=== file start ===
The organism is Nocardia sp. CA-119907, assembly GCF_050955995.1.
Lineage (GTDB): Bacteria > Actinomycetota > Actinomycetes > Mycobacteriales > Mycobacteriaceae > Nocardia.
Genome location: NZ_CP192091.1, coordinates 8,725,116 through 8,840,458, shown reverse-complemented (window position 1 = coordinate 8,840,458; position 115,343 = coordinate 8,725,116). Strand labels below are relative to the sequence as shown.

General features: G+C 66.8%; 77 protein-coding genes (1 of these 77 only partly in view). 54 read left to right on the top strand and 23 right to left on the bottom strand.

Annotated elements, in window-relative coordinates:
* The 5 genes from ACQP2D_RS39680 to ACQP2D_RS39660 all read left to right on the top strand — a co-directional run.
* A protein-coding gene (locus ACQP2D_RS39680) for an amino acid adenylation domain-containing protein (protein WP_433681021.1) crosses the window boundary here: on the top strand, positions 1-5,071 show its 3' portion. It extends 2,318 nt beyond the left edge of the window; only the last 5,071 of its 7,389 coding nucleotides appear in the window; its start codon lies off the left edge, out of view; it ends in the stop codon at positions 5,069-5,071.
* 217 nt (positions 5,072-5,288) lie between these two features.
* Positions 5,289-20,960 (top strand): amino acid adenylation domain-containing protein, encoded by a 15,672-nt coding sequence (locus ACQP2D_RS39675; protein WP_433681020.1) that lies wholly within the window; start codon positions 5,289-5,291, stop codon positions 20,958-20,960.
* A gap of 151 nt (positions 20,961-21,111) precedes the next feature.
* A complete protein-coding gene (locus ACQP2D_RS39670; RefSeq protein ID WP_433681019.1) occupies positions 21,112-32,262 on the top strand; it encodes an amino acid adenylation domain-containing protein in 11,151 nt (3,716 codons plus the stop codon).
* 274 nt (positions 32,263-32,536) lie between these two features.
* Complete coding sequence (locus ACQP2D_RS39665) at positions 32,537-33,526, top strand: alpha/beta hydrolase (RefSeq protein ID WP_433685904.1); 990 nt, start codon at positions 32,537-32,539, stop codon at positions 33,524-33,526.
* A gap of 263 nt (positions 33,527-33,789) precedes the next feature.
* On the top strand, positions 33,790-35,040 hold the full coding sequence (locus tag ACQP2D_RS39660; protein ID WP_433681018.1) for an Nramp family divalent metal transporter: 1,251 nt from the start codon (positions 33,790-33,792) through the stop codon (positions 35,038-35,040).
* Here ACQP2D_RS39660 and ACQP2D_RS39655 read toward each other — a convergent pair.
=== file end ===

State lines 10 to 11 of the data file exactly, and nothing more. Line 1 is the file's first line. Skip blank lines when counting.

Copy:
* A gap of 151 nt (positions 20,961-21,111) precedes the next feature.
* A complete protein-coding gene (locus ACQP2D_RS39670; RefSeq protein ID WP_433681019.1) occupies positions 21,112-32,262 on the top strand; it encodes an amino acid adenylation domain-containing protein in 11,151 nt (3,716 codons plus the stop codon).